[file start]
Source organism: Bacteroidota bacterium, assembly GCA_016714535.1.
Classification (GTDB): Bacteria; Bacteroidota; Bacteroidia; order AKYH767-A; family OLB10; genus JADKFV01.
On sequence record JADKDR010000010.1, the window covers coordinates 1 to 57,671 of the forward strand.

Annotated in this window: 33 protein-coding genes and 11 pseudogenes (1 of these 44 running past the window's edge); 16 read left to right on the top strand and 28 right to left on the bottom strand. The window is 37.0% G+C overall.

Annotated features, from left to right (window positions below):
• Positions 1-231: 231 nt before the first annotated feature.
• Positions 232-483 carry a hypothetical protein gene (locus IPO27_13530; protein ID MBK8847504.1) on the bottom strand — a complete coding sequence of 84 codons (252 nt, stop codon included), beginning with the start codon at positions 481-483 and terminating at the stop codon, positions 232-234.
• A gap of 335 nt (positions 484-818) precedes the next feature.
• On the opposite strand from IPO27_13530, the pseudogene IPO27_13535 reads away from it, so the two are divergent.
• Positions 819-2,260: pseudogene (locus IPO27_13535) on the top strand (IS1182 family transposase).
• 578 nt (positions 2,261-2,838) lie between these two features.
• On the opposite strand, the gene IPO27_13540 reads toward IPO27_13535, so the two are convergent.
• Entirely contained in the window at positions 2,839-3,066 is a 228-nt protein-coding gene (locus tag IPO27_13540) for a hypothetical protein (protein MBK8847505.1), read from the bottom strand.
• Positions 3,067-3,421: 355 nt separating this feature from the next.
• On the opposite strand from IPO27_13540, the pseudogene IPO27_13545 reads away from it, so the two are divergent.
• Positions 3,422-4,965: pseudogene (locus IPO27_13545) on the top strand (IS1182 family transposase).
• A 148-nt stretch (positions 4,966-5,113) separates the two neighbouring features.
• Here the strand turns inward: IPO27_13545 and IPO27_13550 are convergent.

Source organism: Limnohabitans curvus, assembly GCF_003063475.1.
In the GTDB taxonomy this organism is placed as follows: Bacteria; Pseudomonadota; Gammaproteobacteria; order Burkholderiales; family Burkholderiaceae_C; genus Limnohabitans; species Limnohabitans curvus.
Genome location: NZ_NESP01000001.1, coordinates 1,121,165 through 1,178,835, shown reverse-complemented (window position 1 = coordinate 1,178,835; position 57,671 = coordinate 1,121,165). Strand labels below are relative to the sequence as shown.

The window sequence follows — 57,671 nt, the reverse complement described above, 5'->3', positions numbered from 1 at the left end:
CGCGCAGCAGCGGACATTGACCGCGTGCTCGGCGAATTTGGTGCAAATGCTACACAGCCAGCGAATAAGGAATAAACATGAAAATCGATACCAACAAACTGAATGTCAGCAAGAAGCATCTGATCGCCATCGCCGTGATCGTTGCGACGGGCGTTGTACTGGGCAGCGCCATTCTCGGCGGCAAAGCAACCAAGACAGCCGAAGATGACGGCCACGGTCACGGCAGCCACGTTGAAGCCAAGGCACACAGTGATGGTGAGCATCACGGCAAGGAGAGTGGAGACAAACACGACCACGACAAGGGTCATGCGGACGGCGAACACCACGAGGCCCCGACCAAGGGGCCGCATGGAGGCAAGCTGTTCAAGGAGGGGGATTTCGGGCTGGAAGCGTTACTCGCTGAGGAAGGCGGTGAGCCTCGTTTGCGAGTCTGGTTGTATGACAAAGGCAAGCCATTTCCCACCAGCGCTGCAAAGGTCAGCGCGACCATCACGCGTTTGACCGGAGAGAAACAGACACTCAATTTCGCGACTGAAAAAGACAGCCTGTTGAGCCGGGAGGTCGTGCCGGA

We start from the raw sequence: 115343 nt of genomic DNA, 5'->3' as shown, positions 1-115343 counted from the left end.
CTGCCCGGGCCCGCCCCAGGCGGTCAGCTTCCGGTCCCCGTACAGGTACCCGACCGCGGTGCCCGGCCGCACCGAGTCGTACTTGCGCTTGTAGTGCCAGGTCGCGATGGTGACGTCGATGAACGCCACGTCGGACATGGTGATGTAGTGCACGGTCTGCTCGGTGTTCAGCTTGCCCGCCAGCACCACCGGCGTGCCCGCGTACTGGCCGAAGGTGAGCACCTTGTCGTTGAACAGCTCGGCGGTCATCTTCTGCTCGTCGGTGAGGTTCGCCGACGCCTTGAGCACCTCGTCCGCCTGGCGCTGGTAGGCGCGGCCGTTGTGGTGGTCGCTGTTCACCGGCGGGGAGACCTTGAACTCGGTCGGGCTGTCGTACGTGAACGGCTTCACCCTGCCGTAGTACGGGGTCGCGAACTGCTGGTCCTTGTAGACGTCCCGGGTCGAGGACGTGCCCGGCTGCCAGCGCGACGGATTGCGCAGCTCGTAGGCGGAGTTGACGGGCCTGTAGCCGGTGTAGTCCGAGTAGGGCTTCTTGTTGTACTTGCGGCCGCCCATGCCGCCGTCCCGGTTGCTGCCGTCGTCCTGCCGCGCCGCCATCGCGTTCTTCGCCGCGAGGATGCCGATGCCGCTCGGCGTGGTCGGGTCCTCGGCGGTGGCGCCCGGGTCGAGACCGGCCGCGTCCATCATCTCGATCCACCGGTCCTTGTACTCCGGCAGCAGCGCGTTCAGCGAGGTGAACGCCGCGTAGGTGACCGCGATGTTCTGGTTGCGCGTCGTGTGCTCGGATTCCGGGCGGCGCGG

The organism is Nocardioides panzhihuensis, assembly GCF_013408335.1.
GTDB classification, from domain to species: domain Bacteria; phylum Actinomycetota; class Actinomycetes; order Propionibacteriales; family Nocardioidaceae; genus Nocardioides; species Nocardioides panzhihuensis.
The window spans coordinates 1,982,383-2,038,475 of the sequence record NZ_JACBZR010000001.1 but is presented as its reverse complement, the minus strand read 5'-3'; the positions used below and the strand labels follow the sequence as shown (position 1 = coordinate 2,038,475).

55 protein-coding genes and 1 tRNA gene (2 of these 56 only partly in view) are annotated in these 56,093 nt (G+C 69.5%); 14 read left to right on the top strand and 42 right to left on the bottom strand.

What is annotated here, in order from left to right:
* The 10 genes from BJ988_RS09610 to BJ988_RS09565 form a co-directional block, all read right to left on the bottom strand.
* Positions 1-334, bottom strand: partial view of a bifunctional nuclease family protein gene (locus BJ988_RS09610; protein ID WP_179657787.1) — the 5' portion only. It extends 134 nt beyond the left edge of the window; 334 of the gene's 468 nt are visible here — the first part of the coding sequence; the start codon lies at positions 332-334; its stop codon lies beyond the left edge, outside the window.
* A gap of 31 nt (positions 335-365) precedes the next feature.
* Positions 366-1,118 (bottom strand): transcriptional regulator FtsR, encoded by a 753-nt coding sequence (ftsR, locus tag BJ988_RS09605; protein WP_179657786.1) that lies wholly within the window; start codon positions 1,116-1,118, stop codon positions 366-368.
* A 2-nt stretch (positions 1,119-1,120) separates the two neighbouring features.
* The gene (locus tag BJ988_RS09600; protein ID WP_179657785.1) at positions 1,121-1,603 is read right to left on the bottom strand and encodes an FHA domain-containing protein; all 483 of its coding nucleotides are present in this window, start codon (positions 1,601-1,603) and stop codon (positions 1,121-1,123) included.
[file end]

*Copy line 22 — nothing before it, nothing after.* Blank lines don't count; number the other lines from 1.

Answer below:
The window sequence follows — 57,671 nt, the reverse complement described above, 5'->3', positions numbered from 1 at the left end: